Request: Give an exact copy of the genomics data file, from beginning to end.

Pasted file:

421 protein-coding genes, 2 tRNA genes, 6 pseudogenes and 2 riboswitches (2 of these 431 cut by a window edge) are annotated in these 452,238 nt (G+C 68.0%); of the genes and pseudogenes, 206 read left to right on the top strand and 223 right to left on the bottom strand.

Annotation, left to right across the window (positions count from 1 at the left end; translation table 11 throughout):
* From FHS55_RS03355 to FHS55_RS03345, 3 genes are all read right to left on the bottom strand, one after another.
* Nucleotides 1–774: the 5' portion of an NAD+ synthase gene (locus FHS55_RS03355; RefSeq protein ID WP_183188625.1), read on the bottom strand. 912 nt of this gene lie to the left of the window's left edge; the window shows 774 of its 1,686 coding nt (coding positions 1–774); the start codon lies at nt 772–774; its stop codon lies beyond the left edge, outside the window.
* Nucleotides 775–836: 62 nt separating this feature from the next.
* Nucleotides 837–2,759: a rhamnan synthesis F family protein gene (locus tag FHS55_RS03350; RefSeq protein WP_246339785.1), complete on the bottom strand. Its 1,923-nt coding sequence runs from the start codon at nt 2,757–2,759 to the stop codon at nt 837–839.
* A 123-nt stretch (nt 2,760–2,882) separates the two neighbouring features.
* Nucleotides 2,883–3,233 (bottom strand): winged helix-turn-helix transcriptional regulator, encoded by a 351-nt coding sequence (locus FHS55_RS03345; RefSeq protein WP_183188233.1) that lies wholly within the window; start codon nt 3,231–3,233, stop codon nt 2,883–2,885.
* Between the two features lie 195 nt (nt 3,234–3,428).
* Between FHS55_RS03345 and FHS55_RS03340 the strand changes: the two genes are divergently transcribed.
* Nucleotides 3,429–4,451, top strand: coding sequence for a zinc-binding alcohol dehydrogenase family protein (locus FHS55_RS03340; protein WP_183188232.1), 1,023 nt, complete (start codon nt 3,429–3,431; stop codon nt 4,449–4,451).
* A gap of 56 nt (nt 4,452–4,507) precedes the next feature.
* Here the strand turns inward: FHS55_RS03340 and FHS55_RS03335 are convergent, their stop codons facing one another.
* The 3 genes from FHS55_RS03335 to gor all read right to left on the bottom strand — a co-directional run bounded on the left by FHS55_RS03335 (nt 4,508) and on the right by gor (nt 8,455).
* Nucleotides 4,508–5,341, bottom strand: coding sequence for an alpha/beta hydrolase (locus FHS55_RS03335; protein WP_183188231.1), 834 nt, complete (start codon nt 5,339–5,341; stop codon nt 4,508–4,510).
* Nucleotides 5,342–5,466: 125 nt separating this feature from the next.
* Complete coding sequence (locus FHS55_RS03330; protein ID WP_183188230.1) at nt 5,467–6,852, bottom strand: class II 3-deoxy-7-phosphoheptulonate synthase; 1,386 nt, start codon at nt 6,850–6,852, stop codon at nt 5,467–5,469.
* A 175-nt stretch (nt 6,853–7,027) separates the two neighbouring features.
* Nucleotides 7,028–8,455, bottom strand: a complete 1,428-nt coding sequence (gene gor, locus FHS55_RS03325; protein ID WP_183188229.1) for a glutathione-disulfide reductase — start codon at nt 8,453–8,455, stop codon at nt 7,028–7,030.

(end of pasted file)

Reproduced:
421 protein-coding genes, 2 tRNA genes, 6 pseudogenes and 2 riboswitches (2 of these 431 cut by a window edge) are annotated in these 452,238 nt (G+C 68.0%); of the genes and pseudogenes, 206 read left to right on the top strand and 223 right to left on the bottom strand.

Annotation, left to right across the window (positions count from 1 at the left end; translation table 11 throughout):
* From FHS55_RS03355 to FHS55_RS03345, 3 genes are all read right to left on the bottom strand, one after another.
* Nucleotides 1–774: the 5' portion of an NAD+ synthase gene (locus FHS55_RS03355; RefSeq protein ID WP_183188625.1), read on the bottom strand. 912 nt of this gene lie to the left of the window's left edge; the window shows 774 of its 1,686 coding nt (coding positions 1–774); the start codon lies at nt 772–774; its stop codon lies beyond the left edge, outside the window.
* Nucleotides 775–836: 62 nt separating this feature from the next.
* Nucleotides 837–2,759: a rhamnan synthesis F family protein gene (locus tag FHS55_RS03350; RefSeq protein WP_246339785.1), complete on the bottom strand. Its 1,923-nt coding sequence runs from the start codon at nt 2,757–2,759 to the stop codon at nt 837–839.
* A 123-nt stretch (nt 2,760–2,882) separates the two neighbouring features.
* Nucleotides 2,883–3,233 (bottom strand): winged helix-turn-helix transcriptional regulator, encoded by a 351-nt coding sequence (locus FHS55_RS03345; RefSeq protein WP_183188233.1) that lies wholly within the window; start codon nt 3,231–3,233, stop codon nt 2,883–2,885.
* Between the two features lie 195 nt (nt 3,234–3,428).
* Between FHS55_RS03345 and FHS55_RS03340 the strand changes: the two genes are divergently transcribed.
* Nucleotides 3,429–4,451, top strand: coding sequence for a zinc-binding alcohol dehydrogenase family protein (locus FHS55_RS03340; protein WP_183188232.1), 1,023 nt, complete (start codon nt 3,429–3,431; stop codon nt 4,449–4,451).
* A gap of 56 nt (nt 4,452–4,507) precedes the next feature.
* Here the strand turns inward: FHS55_RS03340 and FHS55_RS03335 are convergent, their stop codons facing one another.
* The 3 genes from FHS55_RS03335 to gor all read right to left on the bottom strand — a co-directional run bounded on the left by FHS55_RS03335 (nt 4,508) and on the right by gor (nt 8,455).
* Nucleotides 4,508–5,341, bottom strand: coding sequence for an alpha/beta hydrolase (locus FHS55_RS03335; protein WP_183188231.1), 834 nt, complete (start codon nt 5,339–5,341; stop codon nt 4,508–4,510).
* Nucleotides 5,342–5,466: 125 nt separating this feature from the next.
* Complete coding sequence (locus FHS55_RS03330; protein ID WP_183188230.1) at nt 5,467–6,852, bottom strand: class II 3-deoxy-7-phosphoheptulonate synthase; 1,386 nt, start codon at nt 6,850–6,852, stop codon at nt 5,467–5,469.
* A 175-nt stretch (nt 6,853–7,027) separates the two neighbouring features.
* Nucleotides 7,028–8,455, bottom strand: a complete 1,428-nt coding sequence (gene gor, locus FHS55_RS03325; protein ID WP_183188229.1) for a glutathione-disulfide reductase — start codon at nt 8,453–8,455, stop codon at nt 7,028–7,030.